Navajo Nation President Russell Begaye appeared at a rally
for Loreal Tsingine in Winslow, Arizona, on April 2, 2016. Photo from Navajo
Nation OPVP / Facebook
Leaders of the Navajo Nation are welcoming a federal investigation into the shooting of one of their own by a non-Indian police officer.
Tribal leaders have been pushing for federal intervention ever since Loreal Juana Barnell Tsingine died on March 27 in Winslow, Arizona. The 27-year-old mother was shot and killed by officer Austin Shipley but state authorities last month cleared him of any wrongdoing, drawing further outrage about the treatment of Navajo citizens in a community near the reservation border.
Some of those concerns could now be addressed with the Department of Justice taking up the case. Tribal leaders remain hopeful that some of their questions will finally be answered.
"The Navajo Nation Council is elated that the United States Department of Justice has made the decision to review the investigation into the shooting death of Loreal Tsinigine at the hands of Officer Shipley,” Speaker LoRenzo Bates of the Navajo Nation Council
said in a press release. “While Maricopa County may allow Officer Shipley to escape criminal prosecution, we are hopeful that a federal investigation will bring justice for the Tsinigine family."
The development marks only the second time in history that a fatal police officer shooting of a Native person is being reviewed by the Civil Rights Division at DOJ. The first came after John
T. Williams, who was a First Nations citizen from Canada, was killed by a police
officer in Seattle, Washington, in 2010.
The division's July 2012 complaint noted that Williams, who was well known in the urban Indian and local community as a traditional woodcarver, was shot within "seven seconds" of being confronted by a police officer. Williams was carrying a knife he used to make his arts at the time and was hard of hearing, a condition that also was familiar to the people who knew him.
The Seattle Police Department's "failure to supervise an inexperienced officer on how to make appropriate decisions about when to use deadly force, how to appreciate cultural traditions of Native Americans, and how to determine when to call for supervisory assistance, led to this tragic death," the complaint, which led to a settlement, stated.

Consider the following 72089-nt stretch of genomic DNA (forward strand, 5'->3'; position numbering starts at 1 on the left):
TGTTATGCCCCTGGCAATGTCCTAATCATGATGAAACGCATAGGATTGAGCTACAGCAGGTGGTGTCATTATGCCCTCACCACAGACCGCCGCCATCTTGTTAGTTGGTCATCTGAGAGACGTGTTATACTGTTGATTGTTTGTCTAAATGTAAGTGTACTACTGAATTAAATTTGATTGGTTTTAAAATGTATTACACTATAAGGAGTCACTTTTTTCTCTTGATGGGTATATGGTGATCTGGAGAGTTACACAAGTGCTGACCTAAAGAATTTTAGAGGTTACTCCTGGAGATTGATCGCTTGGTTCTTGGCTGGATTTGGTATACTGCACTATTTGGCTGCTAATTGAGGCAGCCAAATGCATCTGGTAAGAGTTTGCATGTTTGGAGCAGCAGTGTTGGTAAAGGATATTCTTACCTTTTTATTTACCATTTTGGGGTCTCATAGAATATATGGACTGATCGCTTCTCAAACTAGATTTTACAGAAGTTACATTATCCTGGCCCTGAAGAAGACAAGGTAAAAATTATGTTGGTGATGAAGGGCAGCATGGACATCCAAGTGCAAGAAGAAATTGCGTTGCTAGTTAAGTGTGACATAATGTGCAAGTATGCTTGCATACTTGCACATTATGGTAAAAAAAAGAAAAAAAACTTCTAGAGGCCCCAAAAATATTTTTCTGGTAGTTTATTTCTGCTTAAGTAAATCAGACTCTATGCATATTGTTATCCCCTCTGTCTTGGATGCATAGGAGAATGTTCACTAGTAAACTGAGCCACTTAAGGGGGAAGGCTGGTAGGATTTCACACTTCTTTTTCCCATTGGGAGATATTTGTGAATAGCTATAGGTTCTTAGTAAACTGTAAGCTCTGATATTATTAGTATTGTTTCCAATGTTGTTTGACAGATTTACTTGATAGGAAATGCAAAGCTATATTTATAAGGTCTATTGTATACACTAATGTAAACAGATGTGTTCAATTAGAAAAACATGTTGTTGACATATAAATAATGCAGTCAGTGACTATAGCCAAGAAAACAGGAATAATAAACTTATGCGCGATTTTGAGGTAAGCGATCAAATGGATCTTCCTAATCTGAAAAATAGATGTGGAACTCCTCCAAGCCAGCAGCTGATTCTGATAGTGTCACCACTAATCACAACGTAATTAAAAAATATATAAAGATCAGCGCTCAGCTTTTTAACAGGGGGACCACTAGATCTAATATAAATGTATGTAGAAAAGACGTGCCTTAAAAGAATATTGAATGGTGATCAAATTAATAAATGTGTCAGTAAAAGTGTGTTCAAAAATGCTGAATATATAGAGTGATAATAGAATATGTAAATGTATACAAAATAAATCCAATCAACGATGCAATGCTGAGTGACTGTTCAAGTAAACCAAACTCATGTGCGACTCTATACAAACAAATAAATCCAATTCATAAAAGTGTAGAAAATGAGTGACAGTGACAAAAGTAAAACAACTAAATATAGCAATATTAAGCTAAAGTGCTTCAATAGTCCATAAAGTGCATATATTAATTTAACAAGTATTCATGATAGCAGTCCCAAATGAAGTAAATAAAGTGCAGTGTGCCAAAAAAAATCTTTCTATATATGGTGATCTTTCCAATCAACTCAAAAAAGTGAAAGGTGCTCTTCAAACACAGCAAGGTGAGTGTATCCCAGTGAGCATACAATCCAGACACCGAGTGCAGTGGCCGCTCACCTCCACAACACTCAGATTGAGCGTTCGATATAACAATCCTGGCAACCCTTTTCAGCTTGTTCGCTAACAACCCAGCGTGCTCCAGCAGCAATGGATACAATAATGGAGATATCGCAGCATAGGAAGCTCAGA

The Arizona Daily Star on YouTube: Winslow PD shooting of Loreal Tsingine
In comparison to Seattle, Winslow is a much smaller community. But Native Americans --
-- who represent 25.7 percent of the population in the city, according to the U.S.
Census Bureau -- have long complained about discrimination and mistreatment in a city less than 30 miles from the Navajo Nation border.
"My niece didn't deserve to be slammed to the ground by a man who is racist, shouldn't have been on the force, who had issues with the community," Shundeen Smith, an aunt of Tsingine, wrote on Facebook after learning that the Maricopa County would not be charging officer Shipley with any crimes.
According to county attorney Bill Montgomery, Shipley tried to arrest Tsingine but she swung at him with a pair of scissors. He said Tsingine ignored "multiple commands" to drop the item and "aggressively advanced on the officer" with the scissors in her hands.
The Arizona Daily Star obtained body camera footage of the moments leading up to the fatal shooting. Although the video appears to run at a fast speed -- the clip that is posted on YouTube lasts for just 35 seconds -- it looks like Shipley shot Tsingine shortly after confronting her. A second officer who was approaching Tsingine from behind did not appear to have the opportunity to subdue her before she was shot.
Native Americans are more likely to
be killed by law enforcement than any other racial or ethnic group. Image from
Center on Juvenile and